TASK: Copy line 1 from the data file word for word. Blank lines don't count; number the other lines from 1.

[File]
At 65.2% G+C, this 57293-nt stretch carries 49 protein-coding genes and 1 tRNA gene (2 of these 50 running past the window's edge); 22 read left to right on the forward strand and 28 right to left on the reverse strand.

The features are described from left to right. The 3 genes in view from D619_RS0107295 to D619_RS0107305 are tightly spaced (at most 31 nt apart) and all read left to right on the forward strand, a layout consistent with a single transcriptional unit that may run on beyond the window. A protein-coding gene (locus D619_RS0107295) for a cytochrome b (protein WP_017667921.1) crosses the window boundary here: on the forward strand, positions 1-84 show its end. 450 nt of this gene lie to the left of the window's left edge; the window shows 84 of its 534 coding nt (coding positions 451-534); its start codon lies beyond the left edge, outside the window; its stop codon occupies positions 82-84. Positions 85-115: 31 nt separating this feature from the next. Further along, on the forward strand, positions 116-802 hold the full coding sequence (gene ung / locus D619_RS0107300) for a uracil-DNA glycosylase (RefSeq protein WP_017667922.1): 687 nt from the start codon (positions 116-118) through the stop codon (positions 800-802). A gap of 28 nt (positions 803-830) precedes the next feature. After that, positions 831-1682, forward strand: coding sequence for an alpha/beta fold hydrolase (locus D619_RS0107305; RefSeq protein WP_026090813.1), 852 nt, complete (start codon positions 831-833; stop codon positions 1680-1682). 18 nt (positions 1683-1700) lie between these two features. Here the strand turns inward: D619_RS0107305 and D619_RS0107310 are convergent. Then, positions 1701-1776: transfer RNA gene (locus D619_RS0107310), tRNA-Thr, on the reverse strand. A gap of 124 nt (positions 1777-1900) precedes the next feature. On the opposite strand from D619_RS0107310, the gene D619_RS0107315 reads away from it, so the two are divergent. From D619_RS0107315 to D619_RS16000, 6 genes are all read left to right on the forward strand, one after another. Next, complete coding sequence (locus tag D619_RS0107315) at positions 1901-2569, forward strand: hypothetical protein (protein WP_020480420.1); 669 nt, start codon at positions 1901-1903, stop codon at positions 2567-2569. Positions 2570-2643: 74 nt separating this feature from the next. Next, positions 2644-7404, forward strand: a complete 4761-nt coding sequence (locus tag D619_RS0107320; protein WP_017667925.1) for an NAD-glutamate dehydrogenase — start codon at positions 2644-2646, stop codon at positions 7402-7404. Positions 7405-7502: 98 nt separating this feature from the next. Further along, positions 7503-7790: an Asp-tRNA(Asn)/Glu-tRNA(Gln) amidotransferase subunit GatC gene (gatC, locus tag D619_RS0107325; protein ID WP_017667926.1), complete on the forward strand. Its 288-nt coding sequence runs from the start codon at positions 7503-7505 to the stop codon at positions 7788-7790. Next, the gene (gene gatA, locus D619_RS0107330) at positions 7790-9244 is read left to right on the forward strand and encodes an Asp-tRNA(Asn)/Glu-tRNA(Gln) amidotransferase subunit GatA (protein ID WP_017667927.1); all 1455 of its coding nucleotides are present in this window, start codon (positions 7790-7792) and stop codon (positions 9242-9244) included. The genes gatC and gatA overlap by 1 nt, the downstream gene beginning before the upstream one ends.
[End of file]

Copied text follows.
At 65.2% G+C, this 57293-nt stretch carries 49 protein-coding genes and 1 tRNA gene (2 of these 50 running past the window's edge); 22 read left to right on the forward strand and 28 right to left on the reverse strand.